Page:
Yû! Higë'`ya Gigage'ï tsûdante'lûhï gese'ï. Ulsge'ta hi'tsanu'y`tani'leï'. Ha-Nûndâgû'nyï nûnta'tsûdälenû'hï gese'ï. Gasgilâ' gigage'ï tsusdi'ga tetsadï'ilë' detsala'siditë-gë'ï. Hanâ'gwa usïnuli'yu detsaldisi'yûï.
Utsï(nä')wa nu'tatanû'nta. Usû'hita nutanû'na. Utsïnä'wa-gwû nigûntisge'stï.
(Degâ'sisisgû'nï)--Hiä-gwû' nigaû' kanâhe'ta. Nû'`kiha nagû'n-kw?tisgâ' dagû'nstiskû'ï. Sâ'gwa nûnskwiû'ta gûnstû'nï agûnstagi's-kâï hûntsatasgâ'ï nû'`kine-`nû ûnskwû'ta nû'`kï nûntsâtasgâ'ï. Hiâ`nû' nûnwâtï: Egû'nlï, Yâ'na-`nû Utsësdâ'gï, (U)wa'sgilï tsïgï' Egû'nlï, tä'lï tsinu'dalë'ha, Kâ'ga-`nû Asgû'ntagë tsiûnnâ'sehâ'ï, Da'yï-`nû Uwâ'yï tsiûnnâ'sehâ'ï. Su'talï iyutale'gï unaste'tsa agâ'tï, uga'nawû-`nû' dagûnsta'`tisgâ'ï nû'nwâtî asûnga`la'ï. Usû'hï adanû'nwâtï. nu'`kï tsusû'hita dulsi'nisû'n adanû'nwâtï. Ä`nawa'gi-`nû dilasula'gï gesû'nï ûlë' tsïkani'kaga'ï gûw`sdi'-gwû utsawa'ta ä`nawa'-gwû-nû'.
Hiä-nû' gaktû'nta gûlkwâ'gï tsusû'hita. Gû'nwädana'datlahistï' nige'sûnna--Salâ'lï, gi`li-`nû, wë'sa-'nû, ä'tatsû-nû', a'mä-'nû', ani-gë'`ya-nû. Uda`lï' ya'kanûnwi'ya nû'`kiha tsusû'hita unädanä'lâtsi-tustï nige'sûnna. Gasgilâ'gi-`nû uwä'sun-gwû' u'skïladi'stï uwä'sû nû'`kï tsusû'hitä'. Disâ'i-`nû dega'sgilâ û'ntsa nû`nä' uwa'`tï yigesûï nû'`kï tsusû'hita.
Yû! O Red Woman, you have caused it. You have put the intruder under him. Ha! now you have come from the Sun Land. You have brought the small red seats, with your feet resting upon them. Ha! now they have swiftly moved away from you. Relief is accomplished. Let it not be for one night alone. Let the relief come at once.
(Prescription)--(corner note at top.) If treating a man one must say Red Woman, and if treating a woman one must say Red Man.
This is just all of the prayer. Repeat it four times while laying on the hands. After saying it over once, with the hands on (the body of the patient), take off the hands and blow once, and at the fourth repetition blow four times. And this is the medicine. Egû'nlï (a species of fern). Yâ'-na-Utsë'sta ("bear's bed," the Aspidium acrostichoides or Christmas fern), two varieties of the soft-(leaved) Egû'nlï (one, the small variety, is the Cinnamon fern, Osmunda cinnamonea), and what is called Kâ'ga Asgû'ntagë ("crow's shin," the Adiantum pedatum or Maidenhair fern) and what is called Da'yï-Uwâ'yï ("beaver's paw"--not identified). Boil the roots of the six varieties together and apply the hands warm with the medicine upon them. Doctor in the evening. Doctor four consecutive nights. (The pay) is cloth and moccasins; or, if one does not have them, just a little dressed deerskin and some cloth.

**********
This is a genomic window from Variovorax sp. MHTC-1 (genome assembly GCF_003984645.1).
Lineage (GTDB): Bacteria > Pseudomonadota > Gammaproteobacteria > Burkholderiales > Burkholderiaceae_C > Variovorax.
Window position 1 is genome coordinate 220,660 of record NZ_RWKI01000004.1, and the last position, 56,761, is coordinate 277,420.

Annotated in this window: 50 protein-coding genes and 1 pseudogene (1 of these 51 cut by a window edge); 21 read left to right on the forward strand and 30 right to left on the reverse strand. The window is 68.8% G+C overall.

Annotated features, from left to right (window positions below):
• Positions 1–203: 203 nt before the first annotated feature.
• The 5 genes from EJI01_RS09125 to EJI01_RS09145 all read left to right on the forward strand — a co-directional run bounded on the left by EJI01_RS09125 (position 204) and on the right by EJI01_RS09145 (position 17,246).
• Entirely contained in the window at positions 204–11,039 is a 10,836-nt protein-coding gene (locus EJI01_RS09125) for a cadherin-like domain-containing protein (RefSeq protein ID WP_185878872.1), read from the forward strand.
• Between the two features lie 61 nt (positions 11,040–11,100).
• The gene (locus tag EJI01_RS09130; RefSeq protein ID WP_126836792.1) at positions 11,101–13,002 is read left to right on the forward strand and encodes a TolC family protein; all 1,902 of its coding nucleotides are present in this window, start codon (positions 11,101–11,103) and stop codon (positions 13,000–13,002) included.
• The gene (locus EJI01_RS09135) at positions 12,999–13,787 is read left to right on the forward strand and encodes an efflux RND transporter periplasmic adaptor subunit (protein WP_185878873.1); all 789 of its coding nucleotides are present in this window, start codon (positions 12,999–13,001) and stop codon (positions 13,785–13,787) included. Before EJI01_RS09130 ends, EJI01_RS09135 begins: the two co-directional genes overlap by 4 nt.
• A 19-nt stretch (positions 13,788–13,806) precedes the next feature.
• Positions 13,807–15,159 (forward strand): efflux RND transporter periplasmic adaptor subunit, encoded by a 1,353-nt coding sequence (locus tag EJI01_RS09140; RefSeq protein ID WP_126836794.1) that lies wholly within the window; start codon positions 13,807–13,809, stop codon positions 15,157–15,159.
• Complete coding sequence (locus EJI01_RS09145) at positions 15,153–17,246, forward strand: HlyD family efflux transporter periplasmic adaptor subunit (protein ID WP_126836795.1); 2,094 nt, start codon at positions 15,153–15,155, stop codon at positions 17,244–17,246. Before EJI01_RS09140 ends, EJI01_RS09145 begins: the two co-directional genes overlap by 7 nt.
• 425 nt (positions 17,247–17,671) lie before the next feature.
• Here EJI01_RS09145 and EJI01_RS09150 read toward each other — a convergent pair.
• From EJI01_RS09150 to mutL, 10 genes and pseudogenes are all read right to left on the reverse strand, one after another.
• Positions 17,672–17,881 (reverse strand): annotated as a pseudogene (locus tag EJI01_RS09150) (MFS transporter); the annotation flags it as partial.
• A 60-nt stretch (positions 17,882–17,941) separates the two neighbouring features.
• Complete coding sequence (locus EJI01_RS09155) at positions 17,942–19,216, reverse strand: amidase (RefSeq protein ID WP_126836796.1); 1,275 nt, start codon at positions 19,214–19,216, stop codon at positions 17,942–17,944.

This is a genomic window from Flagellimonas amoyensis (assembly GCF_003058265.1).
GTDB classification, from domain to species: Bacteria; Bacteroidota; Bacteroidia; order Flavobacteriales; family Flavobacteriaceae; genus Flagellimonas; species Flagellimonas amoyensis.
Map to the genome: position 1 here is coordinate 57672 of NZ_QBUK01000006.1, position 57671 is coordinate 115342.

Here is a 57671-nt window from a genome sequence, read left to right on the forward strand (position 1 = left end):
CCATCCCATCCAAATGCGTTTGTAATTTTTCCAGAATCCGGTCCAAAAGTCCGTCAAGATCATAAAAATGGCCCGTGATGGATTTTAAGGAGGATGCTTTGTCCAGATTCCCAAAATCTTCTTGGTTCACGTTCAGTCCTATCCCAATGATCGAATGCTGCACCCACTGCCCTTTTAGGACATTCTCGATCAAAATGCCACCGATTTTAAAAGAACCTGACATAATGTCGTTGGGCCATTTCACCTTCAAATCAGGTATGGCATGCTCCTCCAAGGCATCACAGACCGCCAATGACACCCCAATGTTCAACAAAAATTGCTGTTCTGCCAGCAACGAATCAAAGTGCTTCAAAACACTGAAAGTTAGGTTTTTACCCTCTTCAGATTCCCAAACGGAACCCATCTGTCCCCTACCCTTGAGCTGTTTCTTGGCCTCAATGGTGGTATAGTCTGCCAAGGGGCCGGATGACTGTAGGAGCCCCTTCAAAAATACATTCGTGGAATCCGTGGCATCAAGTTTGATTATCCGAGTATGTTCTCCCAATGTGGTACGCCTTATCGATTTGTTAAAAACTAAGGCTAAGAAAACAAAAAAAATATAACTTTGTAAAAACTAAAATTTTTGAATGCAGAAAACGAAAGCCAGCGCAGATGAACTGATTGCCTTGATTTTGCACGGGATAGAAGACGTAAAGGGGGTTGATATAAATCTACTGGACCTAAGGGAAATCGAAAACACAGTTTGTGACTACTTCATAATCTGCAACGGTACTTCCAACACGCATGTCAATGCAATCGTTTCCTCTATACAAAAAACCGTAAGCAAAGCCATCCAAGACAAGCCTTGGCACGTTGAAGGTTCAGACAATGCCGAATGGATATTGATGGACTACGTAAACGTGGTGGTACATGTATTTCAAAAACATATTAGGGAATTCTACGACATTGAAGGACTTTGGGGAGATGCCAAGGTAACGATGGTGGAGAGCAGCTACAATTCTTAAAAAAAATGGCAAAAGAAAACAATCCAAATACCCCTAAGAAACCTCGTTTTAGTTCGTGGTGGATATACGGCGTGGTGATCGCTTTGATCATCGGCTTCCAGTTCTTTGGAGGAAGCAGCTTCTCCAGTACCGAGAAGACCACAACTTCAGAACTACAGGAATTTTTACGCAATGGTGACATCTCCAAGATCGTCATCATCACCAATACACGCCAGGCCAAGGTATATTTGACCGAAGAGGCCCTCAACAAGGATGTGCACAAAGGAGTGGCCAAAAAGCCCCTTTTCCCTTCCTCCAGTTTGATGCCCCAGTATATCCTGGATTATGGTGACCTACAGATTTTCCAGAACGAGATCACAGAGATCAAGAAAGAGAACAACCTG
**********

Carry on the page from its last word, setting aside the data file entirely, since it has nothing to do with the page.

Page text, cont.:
And this is the tabu for seven nights. One must not touch a squirrel, a dog, a cat, the mountain trout, or women. If one is treating a married man they (sic) must not touch his wife for four nights. And he must sit on a seat by himself for four nights, and must not sit on the other seats for four nights.
The treatment and medicine in this formula are nearly the same as in that just given, which is also for rheumatism, both being written by Gahuni. The prayer differs in several respects from any other obtained, but as the doctor has been dead for years it is impossible to give a full explanation of all the points. This is probably the only formula in the collection in which the spirit invoked is the "Red Woman," but, as explained in the corner note at the top, this is only the form used instead of "Red Man," when the patient is a man. The Red Man, who is considered perhaps the most powerful god in the Cherokee pantheon, is in some way connected with the thunder, and is invoked in a large number of formulas. The change in the formula, according to the sex of the patient, brings to mind a belief in Irish folk medicine, that in applying certain remedies the doctor and patient must be of opposite sexes. The Red Man lives in the east, in accordance with the regular mythologic color theory, as already explained. The seats also are red, and the form of the verb indicates that the Red Woman is either standing upon them (plural) or sitting with her feet resting upon the rounds. These seats or chairs are frequently mentioned in the formulas, and always correspond in color with the spirit invoked. It is not clear why the Red Woman is held responsible for the disease, which is generally attributed to the revengeful efforts of the game, as already explained. In agreement with the regular form, the disease is said to be put under (not into) the patient. The assertion that the chairs "have swiftly moved away" would seem from analogy to mean that the disease has been placed upon the seats and thus borne away. The verb implies that the seats move by their own volition. Immediately
afterward it is declared that relief is accomplished. The expression "usû'hita nutanû'na" occurs frequently in these formulas, and may mean either "let it not be for one night alone," or "let it not stay a single night," according to the context.
The directions specify not only the medicine and the treatment, but also the doctor's fee. From the form of the verb the tabu, except as regards the seat to be used by the sick person, seems to apply to both doctor and patient. It is not evident why the mountain trout is prohibited, but the dog, squirrel, and cat are tabued, as already explained, from the fact that these animals frequently assume positions resembling the cramped attitude common to persons afflicted by rheumatism. The cat is considered especially uncanny, as coming from the whites. Seven, as well as four, is a sacred number with the tribe, being also the number of their gentes. It will be noted that time is counted by nights instead of by days.